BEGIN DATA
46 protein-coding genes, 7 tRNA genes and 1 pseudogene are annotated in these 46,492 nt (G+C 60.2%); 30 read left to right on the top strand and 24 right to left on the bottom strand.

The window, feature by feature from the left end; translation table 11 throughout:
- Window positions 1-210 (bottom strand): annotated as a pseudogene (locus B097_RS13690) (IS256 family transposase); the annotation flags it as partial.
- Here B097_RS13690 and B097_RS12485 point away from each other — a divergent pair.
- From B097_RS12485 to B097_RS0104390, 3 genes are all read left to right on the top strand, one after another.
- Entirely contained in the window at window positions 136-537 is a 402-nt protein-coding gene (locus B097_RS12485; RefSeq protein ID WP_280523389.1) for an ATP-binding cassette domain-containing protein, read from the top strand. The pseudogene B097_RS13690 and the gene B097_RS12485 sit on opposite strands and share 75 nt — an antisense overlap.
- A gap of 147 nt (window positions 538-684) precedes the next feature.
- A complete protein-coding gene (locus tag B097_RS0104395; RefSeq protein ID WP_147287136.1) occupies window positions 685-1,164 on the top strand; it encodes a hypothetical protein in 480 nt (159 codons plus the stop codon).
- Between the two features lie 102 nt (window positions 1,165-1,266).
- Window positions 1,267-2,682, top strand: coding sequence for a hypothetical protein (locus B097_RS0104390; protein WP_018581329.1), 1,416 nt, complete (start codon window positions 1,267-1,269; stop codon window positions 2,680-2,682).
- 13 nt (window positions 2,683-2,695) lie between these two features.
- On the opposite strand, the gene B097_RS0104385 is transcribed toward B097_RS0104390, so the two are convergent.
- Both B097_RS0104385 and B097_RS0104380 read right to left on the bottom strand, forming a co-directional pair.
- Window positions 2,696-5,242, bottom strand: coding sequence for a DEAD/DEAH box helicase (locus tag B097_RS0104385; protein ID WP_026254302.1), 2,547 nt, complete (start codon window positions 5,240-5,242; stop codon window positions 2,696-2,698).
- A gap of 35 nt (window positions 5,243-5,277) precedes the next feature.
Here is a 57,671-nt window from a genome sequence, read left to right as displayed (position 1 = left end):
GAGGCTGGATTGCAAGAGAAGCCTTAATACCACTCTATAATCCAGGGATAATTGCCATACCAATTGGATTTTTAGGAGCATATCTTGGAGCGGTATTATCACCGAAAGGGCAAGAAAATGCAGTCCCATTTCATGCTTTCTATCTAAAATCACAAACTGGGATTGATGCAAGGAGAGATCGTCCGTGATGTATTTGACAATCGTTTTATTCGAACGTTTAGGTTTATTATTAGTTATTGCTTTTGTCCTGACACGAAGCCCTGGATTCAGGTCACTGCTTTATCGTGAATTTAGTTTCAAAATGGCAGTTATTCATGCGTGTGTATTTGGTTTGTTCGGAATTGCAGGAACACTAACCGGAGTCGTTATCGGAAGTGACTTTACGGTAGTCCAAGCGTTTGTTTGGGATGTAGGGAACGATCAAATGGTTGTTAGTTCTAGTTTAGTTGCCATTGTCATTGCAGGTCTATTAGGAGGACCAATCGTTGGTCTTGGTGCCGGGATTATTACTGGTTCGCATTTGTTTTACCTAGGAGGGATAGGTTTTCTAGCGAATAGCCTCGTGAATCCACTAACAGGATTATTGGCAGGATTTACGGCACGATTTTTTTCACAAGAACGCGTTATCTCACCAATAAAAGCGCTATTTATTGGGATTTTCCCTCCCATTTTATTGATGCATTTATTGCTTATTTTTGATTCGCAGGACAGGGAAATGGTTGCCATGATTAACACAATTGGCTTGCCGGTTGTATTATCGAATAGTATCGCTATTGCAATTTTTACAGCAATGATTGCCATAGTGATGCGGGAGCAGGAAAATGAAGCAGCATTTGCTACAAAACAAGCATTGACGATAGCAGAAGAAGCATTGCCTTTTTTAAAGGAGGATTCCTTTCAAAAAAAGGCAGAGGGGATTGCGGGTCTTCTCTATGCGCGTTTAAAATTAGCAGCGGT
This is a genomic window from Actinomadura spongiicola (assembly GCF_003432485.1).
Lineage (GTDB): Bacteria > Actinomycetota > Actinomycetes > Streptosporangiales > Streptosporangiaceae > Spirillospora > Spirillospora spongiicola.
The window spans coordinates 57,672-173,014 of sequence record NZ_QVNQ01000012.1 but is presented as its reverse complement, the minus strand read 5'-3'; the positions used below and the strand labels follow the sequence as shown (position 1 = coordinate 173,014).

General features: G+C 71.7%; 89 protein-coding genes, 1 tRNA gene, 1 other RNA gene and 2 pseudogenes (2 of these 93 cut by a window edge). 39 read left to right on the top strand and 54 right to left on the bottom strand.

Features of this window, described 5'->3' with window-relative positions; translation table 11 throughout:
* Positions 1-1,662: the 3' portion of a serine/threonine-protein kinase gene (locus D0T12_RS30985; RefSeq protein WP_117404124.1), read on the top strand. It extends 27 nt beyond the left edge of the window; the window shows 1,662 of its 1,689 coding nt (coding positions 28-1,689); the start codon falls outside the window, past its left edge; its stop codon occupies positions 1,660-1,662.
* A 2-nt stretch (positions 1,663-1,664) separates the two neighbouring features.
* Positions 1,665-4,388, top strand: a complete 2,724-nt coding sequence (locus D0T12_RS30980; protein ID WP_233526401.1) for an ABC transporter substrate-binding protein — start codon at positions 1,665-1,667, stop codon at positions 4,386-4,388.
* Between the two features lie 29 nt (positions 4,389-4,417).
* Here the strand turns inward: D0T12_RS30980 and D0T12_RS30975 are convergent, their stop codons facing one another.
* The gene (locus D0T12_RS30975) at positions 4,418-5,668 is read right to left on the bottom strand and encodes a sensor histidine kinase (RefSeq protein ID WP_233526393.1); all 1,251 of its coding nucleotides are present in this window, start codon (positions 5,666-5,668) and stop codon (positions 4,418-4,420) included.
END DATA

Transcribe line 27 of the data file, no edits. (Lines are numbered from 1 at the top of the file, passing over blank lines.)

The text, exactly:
* Here the strand turns inward: D0T12_RS30980 and D0T12_RS30975 are convergent, their stop codons facing one another.